Group Threatens Court Action against INEC over Sacking of C’River REC

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 Bassey Inyang in Calabar

A political pressure group known as the National Coalition for Progressive Change (NCPC), has threatened court action against the Independent National Electoral Commission (INEC), over the latter’s recent sacking of its Cross River State Resident Electoral Commissioner, Dr. Frankland Briyai.

Last Tuesday, Briyai did not only announce his resignation from the commission, but also disclosed that he would enlist to contest the upcoming governorship election in Bayelsa State on the platform of the All Progressives Congress (APC).

Barely, 24 hours after Briyai announced his resignation,  INEC disclosed that it had relieved him of all his responsibilities as REC over alleged non-compliance with code of conduct for the commission’s staff.

The commission said though it was the right of any commissioner or official of the commission to resign his or her appointment, and join any political party of his or her choice, and aspire to any office or position, but INEC was against the use of its premises or facilities for any partisan political purpose, describing it as unlawful and contrary to the Code of Conduct subscribed to by all its officials.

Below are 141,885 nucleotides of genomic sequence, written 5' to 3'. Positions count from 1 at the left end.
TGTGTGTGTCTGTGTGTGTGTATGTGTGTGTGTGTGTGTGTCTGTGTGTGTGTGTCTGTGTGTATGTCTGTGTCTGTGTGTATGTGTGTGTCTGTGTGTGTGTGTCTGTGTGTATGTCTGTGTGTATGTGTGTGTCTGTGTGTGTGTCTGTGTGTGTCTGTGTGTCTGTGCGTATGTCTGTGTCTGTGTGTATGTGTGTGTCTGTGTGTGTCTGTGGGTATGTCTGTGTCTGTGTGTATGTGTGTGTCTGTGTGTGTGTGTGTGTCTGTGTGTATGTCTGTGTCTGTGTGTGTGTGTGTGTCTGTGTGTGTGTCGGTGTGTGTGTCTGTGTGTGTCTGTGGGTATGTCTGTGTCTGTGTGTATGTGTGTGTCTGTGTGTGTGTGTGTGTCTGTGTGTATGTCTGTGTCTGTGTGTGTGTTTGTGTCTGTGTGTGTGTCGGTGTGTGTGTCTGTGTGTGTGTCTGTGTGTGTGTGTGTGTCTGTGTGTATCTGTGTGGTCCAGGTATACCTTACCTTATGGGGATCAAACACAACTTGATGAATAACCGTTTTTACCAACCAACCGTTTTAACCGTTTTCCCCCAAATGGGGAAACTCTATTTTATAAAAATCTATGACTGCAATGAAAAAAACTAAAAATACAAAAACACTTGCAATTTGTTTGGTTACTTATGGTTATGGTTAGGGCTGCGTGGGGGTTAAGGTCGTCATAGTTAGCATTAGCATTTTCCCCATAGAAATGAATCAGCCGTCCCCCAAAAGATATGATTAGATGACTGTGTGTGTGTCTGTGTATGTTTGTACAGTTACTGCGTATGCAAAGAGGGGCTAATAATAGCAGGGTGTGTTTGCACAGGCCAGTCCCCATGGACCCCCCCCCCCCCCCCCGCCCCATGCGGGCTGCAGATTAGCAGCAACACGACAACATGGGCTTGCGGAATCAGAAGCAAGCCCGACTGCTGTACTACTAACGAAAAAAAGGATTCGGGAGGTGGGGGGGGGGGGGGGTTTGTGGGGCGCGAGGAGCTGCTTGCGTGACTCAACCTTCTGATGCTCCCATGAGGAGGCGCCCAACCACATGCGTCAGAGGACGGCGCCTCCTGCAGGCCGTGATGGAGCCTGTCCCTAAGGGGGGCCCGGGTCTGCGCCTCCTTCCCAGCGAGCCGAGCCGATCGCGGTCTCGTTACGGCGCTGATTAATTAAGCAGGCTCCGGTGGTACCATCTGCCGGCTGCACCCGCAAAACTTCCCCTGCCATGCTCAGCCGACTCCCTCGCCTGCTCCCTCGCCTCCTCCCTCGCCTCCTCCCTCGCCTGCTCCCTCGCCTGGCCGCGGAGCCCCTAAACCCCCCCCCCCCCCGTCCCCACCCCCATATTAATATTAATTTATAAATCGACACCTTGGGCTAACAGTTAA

Condemning the action of the electoral body, the group said INEC’s decision was not only unconstitutional; but will drag the commission to court if it does not rescind its decision within reasonable time.

The group also described the commission’s action against Briyai as a calculated attempt to tarnish his image, and integrity, saying the former REC followed all due processes before tendering his resignation from office.

Condemning INEC’s decision, the South- south Coordinator of the group, Sampson Effiom, in a statement issued in Calabar and made available to THISDAY yesterday said: “We are well aware that Briyai has sent his resignation letter since August 5, 2019.  He is only answering the call to serve his people who have found him worthy to lead the state.

“INEC’s decision is unconstitutional and cannot stand because the Section 306 (2), which they quoted does not give them powers to sack a senior appointee as REC.

“REC was appointed by the president and confirmed by National Assembly and so only the president has the powers to remove him and not the commission.

“We wonder therefore why NEC is now acting on behalf of Presidency or perhaps they have ulterior motive, which is to bring the former REC down because of his rising profile.

“We, therefore,  call on the commission to rescind its decision or we might be forced to seek for redress in a competent court of law.”